in a country that has its lowest unemployment rate in 28 years, its 
lowest inflation in 30 years, its highest consumer confidence in 30 
years, its highest homeownership ever, its lowest welfare rolls in 27 
years, its lowest crime rate in 24 years--as a nation. And we should be 
grateful for that.
    The second thing I'd like to say is, the last thing we should do is 
to stop doing the things that got us to where we are in the last 5\1/2\ 
years. The last thing we should do is to be complacent, smug, arrogant, 
or lazy, or, I might add, small-minded. Because all you've got to do is 
follow the news, events around the world, events at home--the world is 
still spinning very fast; times are still changing profoundly. And this 
is a time to take advantage of the good things that are happening in our 
country, of the high level of confidence people feel in our ability to 
deal with our challenges, and get on about the business of moving our 
country into the 21st century.
    The second point I want to make is that we represent a party--Dick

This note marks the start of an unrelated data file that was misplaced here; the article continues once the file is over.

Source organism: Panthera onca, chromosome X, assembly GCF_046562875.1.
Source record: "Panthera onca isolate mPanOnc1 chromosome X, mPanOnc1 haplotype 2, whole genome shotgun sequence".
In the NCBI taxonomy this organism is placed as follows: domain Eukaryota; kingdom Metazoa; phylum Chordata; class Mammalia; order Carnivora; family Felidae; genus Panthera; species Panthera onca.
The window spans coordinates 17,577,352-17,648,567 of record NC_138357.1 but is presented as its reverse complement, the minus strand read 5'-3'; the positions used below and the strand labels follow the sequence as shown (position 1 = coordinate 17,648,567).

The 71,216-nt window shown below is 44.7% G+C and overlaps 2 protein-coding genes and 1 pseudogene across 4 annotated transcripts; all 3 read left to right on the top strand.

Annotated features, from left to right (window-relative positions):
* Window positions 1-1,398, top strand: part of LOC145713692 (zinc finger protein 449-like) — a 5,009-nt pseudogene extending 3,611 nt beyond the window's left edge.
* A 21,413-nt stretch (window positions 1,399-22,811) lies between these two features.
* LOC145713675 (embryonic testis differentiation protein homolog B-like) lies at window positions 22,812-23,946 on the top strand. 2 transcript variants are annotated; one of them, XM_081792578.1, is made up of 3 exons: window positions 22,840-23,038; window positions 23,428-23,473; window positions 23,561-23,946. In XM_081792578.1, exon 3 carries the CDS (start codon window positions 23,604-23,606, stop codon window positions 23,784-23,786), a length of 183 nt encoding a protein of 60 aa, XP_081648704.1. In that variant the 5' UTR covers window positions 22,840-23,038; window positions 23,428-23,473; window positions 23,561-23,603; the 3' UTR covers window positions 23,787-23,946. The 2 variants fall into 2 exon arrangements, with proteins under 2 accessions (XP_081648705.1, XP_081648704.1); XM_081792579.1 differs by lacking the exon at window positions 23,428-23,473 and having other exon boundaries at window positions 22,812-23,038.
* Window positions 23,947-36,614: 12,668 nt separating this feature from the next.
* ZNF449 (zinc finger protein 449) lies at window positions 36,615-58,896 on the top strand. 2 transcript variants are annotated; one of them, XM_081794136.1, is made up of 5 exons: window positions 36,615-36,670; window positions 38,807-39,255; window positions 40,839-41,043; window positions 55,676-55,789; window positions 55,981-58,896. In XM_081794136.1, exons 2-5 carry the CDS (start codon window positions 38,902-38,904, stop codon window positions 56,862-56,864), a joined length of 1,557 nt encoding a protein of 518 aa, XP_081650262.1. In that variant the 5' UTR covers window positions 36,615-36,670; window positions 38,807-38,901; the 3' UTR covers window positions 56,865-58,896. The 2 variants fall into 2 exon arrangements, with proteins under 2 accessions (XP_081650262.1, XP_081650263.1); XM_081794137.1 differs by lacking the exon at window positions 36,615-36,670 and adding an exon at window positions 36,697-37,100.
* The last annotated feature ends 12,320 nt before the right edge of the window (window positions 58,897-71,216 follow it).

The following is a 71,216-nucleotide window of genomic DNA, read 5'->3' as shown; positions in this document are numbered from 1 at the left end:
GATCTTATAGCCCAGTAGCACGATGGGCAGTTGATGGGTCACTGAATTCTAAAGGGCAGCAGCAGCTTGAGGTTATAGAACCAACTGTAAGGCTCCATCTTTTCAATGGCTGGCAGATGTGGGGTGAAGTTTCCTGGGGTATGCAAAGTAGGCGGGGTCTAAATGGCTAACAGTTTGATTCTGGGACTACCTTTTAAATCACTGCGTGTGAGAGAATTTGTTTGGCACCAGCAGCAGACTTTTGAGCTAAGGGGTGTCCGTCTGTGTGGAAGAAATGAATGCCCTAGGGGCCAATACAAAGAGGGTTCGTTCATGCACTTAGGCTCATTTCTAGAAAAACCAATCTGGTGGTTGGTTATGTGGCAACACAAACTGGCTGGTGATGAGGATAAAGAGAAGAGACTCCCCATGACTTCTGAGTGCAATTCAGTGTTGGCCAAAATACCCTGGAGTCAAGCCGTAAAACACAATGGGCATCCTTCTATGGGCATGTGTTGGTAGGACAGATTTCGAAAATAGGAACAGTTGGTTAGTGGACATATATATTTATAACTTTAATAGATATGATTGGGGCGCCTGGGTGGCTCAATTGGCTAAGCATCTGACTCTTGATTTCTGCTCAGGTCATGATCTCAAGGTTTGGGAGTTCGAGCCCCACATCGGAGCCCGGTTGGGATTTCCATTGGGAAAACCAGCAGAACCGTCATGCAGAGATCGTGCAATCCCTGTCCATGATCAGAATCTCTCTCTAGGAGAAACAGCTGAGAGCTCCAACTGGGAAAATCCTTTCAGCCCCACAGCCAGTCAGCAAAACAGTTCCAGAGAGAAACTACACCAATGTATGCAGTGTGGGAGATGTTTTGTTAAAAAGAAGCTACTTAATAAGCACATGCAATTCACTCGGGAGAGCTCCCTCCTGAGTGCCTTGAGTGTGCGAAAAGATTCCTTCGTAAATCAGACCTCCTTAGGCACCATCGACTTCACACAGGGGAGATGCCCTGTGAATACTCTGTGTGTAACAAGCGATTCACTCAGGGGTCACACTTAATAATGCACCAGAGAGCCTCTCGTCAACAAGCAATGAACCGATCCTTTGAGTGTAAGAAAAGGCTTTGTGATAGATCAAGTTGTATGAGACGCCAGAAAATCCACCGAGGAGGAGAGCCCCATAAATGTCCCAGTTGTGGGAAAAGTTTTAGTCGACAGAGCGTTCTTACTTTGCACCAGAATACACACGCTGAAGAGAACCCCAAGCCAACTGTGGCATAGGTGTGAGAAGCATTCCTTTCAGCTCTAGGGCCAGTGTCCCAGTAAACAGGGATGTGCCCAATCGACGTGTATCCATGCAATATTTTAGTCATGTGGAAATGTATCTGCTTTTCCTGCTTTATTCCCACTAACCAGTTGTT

Durbin, Carol Moseley-Braun, the mayor, the 
Secretary, all of us--that is not trying to 
sit on its laurels and spend a lot of time crowing and claiming credit. 
We're trying to drive an agenda of change that will see us through to a 
new century and a dramatically new era.
    What is the agenda in Washington today? Our agenda is we're going to 
have the first budget surplus in 30 years; let's don't spend it until we 
save Social Security. Our agenda is let's do something to protect our 
kids from the dangers of tobacco; 3,000 kids start to smoke every day, 
even though it's not legal, and 1,000 will die sooner because of it.
    Our agenda is let's adopt a health care bill of rights. Over half 
our people are in HMO's; they can do a lot of good, but they ought to 
know that their choices and their quality is not going to be 
compromised. Let's provide affordable child care for all the working 
families that need it. Let's reform the IRS in a responsible way. Let's 
pass campaign finance reform. In the House of Representatives, our 
Democrats and a handful of very brave Republicans risked the ire of 
their superiors and said we're going to get one more shot at it this 
    And most important of all, let's begin to deal with education on a 
national level, the way Chicago is trying to deal with it here in this 
community. If it were for no other reason--and there are more reasons--
but the most important reason, I believe, to reelect Carol Moseley-
Braun for the rest of the country is she 
has come to symbolize the idea that the National Government has a